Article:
Thursday, August 19, 2010

The NAIC "Blank" Proposal, the Medical Loss Ratio and Disease Management: An Explanation

The Disease Management Care Blog has driven by those unfortunate people. The car stopped by the side of the road. Hood open. The man? Staring at the engine maze of boxes, belts, wires, bolts and metal, looking for that disconnected or unset something to reconnect or reset. The woman, of course, is on the cell phone. She is intelligently calling AAA, which she joined months ago against her partner's advice. She is arranging for roadside assistance.

Such was was the initial reaction of the male DMCB when it opened the hood and stared at the just-released National Association of Insurance Commissioners' (NAIC) "Blanks Proposal." Readers may recall that this is the NAIC's long awaited response to the Affordable Care Act's requirement that health insurers use 80% to 85% of their premium dollars toward patient care. Defining just what comprised "patient care" was left up to the NAIC.

In typical actuarial fashion, the released "Blank" is a maze of obscure boxes terms and calculations that defies easy understanding. Looking down at it, it made the DMCB want a reset by hitting an "Easy" button. However, since the DMCB has changed oil, swapped air filters, replaced brake shoes, repaired mufflers, topped brake fluids, drained radiators and rotated tires, it figured it would dive right in anyway. That didn't work. So, it took an important cue from the spouse. It got on the cell phone and called some folks for some much appreciated help.

Here's what it found.

As the DMCB understands it, the "Blank" is the proposed form that would need to be completed by health insurers when they submit information about their expenses to their respective State Departments of Insurance. Close examination reveals that on line "7" on page 2, the preliminary MLR includes "total incurred claims" plus "total of defined expenses incurred for improving health care quality." The DMCB then headed over to page 16 of the document and found that the NAIC would like to define "improving health care quality" as....

"... plan activities that are designed to improve health care quality and increase the likelihood of desired health outcomes in ways that are capable of being objectively measured and of producing verifiable results and achievements.... [They] should be grounded in evidence-based medicine, widely accepted best clinical practice, or criteria issued by recognized professional medical societies, accreditation bodies, government agencies or other nationally recognized health care quality organizations. They should not be designed primarily to control or contain cost, although they may have cost reducing or cost neutral benefits as long as the primary focus is to improve quality..... [They] can include case management, care coordination and chronic disease management .... such as providing coaching or other support to encourage compliance with evidence-based medicine" (italics DMCB).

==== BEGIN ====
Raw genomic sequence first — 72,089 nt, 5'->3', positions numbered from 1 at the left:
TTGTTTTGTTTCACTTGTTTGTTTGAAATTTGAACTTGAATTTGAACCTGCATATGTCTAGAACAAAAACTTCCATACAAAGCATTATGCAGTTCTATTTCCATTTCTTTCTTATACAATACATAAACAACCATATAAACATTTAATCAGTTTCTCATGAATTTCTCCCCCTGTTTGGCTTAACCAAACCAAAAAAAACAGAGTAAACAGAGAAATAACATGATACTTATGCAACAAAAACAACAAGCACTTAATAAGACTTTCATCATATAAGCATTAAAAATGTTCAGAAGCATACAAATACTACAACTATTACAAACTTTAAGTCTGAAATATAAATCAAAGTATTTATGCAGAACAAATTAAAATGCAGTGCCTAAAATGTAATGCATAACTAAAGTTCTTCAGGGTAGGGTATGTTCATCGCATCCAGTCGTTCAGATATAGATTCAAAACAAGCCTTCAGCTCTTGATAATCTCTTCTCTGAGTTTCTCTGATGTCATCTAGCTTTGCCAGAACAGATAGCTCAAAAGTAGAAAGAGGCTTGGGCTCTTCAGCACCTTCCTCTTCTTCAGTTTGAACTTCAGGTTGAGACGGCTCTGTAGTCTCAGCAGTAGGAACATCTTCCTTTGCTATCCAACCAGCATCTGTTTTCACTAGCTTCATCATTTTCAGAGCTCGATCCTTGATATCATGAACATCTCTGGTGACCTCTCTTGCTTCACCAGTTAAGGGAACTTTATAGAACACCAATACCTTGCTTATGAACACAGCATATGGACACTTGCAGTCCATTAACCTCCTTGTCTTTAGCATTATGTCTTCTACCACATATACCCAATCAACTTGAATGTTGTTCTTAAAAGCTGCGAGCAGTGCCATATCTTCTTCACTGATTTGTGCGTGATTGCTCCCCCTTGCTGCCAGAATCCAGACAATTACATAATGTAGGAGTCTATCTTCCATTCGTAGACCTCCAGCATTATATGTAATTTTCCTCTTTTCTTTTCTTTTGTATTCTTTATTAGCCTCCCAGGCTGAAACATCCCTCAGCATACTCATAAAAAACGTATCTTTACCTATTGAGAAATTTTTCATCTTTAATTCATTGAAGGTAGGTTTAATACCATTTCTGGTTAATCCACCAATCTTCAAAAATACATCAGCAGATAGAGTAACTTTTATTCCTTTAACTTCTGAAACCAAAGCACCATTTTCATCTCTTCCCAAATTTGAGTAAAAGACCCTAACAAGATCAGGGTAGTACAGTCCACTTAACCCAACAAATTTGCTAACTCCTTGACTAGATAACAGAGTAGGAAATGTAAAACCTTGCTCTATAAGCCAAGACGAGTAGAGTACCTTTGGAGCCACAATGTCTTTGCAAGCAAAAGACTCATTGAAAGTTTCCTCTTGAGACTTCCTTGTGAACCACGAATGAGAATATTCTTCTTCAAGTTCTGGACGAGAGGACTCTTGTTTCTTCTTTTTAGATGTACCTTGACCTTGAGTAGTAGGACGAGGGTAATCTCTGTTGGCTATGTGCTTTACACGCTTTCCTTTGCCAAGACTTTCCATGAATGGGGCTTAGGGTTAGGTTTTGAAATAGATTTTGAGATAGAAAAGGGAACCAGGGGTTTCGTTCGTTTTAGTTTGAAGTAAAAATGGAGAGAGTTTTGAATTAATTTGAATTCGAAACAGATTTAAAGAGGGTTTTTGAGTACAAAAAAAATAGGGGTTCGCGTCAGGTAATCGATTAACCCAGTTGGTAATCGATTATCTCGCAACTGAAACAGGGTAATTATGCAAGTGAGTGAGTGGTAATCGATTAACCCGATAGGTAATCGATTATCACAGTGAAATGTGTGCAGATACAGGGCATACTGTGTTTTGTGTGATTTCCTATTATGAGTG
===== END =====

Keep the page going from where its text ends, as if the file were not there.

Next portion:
This is very good news for the disease/care management industry. This will clearly preserve the ability of insurers to buy their services. No wonder why the DMAA is pleased with the outcome. If care management activities had been excluded from the MLR (and therefore counted as an administrative expense), the most likely outcome would have been reductions in these programs.

And check out the uncharacteristically measured response of HHS Secretary Sebelius in her blog post. No longer able to cling to her Democratic allies' canards about MLR gaming with faux-quality expenses, she thanks the NAIC and then changes the subject by recycling the anti-insurer grousing about "marketing, medical underwriting, executive salaries, and bonuses that don’t improve health outcomes and drive up costs." Right.

The DMCB isn't impressed with the health insurers' trade association "AHIP" response to the Blank either. The DMCB agrees with one observer that AHIP has little political reason to broadcast any agreement with NAIC; to do so would only prompt additional scrutiny over the 90% that AHIP successfully got out of this process.

This is not the end, since this seems to be a proposal and additional language will need to be written. The DMCB will continue to stare under the hood. And if anyone wants to call (or email) with additional roadside assistance and insights about this, please do not hesitate to do so.


Jon said...

If an insurer would be so clever as to create their own/separate high-margin DM entity, would the profits of such an enterprise be considered 'loss' under the formula?

If so, they (the profits) would flow back to the mothership under the guise of good business savvy.

Good luck trying to land a contract third party DMers.

Jaan Sidorov said...

Jon brings up a good point about the conundrum of one party SAVING while another LOSING while another MAKES MONEY in this topsy turvy health care non-system. I'll speculate that if an insurer developed a stand-alone DM company (Kaiser did that as I recall), the expense would be counted under the MLR and the savings would flow back to the insurer. It's not so unusual to think that it could work.

Roger Collier said...

Interesting that the AHIP press release EXCLUDES the complaint about exclusion of existing taxes from the MLR formula, that was INCLUDED in the actual letter to NAIC. Could it be that even Karen Ignani thought that this made AHIP look greedy?

Jaan Sidorov said...

Roger brings up a good point. If I were AHIP, I'd keep the tax issue out of the news cycle, because opposition will call attention to it and give it the legs is doesn't deserve. My impression is that that post-hoc attempt to rewrite that part of the legislation through regulatory manipulation won't otherwise survive?